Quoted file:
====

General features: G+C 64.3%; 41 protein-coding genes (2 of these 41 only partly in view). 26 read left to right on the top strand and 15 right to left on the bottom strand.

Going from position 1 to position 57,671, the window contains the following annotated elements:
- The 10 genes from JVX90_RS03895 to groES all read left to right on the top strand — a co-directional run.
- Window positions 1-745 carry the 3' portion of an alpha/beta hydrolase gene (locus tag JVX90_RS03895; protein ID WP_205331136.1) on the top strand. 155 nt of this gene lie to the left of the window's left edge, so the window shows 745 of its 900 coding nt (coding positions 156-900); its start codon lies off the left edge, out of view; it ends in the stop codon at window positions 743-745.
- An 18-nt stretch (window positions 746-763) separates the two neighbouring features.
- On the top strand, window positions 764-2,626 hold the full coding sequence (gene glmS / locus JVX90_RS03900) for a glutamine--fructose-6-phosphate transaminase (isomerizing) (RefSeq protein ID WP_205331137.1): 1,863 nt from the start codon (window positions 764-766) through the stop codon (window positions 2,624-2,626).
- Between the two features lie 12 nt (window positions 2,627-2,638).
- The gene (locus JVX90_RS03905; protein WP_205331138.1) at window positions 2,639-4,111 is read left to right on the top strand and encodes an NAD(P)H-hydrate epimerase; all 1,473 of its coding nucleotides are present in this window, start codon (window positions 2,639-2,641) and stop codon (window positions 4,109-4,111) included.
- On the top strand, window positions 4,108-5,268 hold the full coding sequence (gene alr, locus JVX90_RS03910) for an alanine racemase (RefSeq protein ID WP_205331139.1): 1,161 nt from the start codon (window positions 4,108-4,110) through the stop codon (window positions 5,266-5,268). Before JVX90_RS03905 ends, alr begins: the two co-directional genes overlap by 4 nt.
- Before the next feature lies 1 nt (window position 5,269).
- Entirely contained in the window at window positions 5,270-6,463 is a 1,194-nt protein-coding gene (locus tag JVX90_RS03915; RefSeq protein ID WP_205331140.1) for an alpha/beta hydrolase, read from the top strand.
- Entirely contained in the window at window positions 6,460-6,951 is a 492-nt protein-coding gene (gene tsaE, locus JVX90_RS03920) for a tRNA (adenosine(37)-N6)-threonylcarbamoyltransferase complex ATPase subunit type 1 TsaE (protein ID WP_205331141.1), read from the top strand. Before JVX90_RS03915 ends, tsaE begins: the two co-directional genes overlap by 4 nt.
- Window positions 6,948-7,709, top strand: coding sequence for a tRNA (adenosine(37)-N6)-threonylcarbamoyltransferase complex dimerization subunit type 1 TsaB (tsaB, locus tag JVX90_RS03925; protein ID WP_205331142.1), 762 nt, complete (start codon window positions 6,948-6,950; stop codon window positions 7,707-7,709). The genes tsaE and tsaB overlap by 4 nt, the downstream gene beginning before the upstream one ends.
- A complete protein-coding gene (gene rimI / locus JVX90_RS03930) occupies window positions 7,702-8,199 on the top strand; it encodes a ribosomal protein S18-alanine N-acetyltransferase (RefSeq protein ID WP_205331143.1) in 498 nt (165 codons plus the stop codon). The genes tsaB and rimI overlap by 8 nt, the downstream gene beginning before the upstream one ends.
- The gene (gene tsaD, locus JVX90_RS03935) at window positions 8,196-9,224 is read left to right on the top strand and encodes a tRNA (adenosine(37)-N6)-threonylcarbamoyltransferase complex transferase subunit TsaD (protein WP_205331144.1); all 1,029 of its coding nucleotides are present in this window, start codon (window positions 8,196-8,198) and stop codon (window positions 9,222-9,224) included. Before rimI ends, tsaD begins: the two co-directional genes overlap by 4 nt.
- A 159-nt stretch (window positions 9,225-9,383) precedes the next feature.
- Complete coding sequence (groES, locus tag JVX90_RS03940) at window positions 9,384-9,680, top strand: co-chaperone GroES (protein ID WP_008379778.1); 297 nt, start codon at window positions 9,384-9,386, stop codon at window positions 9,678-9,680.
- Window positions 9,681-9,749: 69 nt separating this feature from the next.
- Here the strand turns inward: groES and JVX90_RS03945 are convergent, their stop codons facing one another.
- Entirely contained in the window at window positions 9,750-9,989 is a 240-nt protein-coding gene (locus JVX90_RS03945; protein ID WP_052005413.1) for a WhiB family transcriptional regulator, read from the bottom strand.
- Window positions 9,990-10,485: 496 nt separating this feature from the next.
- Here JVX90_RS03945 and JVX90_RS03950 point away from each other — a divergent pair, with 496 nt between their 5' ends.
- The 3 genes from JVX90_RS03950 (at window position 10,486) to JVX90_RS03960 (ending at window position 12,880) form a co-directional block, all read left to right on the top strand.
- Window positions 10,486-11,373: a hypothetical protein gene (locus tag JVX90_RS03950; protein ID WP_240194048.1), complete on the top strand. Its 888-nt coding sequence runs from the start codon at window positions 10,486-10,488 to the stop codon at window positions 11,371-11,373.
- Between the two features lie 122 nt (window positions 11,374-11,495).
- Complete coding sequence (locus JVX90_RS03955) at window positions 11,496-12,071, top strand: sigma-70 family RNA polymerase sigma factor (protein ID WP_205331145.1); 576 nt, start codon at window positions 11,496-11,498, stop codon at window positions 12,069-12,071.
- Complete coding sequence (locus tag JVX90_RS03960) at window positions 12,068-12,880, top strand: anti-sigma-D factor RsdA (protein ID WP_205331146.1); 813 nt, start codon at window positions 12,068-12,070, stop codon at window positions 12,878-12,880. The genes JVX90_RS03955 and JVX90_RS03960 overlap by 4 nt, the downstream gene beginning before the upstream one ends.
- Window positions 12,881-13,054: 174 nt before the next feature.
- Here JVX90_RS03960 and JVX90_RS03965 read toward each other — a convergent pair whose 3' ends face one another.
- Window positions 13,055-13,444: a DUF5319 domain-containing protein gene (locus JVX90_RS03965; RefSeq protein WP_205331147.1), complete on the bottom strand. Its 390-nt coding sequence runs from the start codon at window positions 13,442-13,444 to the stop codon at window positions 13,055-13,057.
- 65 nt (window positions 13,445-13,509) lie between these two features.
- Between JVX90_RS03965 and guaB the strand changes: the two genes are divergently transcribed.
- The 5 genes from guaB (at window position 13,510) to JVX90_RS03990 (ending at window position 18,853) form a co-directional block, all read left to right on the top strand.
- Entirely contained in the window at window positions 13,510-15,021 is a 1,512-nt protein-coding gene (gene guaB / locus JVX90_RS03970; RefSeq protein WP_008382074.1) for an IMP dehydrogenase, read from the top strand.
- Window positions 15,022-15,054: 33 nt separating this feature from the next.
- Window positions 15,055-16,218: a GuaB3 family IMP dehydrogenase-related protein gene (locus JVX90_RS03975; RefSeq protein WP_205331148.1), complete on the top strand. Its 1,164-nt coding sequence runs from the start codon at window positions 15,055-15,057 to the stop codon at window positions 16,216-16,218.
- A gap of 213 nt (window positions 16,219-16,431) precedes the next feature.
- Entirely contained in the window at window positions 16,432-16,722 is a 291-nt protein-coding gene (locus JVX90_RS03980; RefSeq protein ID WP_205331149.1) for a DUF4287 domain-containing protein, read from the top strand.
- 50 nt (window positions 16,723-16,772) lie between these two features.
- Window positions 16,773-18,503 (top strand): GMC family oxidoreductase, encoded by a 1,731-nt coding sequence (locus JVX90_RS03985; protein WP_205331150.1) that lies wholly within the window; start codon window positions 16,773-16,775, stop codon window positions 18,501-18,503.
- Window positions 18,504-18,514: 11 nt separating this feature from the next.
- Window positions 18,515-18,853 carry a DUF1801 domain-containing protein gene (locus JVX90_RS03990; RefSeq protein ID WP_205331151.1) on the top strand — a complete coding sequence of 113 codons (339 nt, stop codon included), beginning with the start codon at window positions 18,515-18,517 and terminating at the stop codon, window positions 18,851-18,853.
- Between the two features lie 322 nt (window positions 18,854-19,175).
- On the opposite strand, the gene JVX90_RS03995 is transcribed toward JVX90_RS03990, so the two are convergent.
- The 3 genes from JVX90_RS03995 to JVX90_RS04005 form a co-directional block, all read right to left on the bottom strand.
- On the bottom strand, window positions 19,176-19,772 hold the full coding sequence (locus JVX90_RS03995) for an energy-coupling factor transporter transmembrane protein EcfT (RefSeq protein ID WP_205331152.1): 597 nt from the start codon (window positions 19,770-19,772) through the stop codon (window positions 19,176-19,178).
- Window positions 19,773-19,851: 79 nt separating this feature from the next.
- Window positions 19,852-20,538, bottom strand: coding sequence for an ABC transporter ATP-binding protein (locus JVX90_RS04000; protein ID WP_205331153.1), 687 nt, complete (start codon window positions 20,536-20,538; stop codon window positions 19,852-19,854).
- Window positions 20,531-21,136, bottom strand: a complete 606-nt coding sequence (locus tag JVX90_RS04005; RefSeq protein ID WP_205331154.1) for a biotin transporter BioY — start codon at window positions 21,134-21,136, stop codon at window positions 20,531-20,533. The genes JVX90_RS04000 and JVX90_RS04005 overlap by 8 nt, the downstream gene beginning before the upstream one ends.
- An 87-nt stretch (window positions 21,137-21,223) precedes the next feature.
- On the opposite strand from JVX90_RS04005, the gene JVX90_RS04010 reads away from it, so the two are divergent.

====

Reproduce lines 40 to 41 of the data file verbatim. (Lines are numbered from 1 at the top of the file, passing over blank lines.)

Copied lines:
- Window positions 16,773-18,503 (top strand): GMC family oxidoreductase, encoded by a 1,731-nt coding sequence (locus JVX90_RS03985; protein WP_205331150.1) that lies wholly within the window; start codon window positions 16,773-16,775, stop codon window positions 18,501-18,503.
- Window positions 18,504-18,514: 11 nt separating this feature from the next.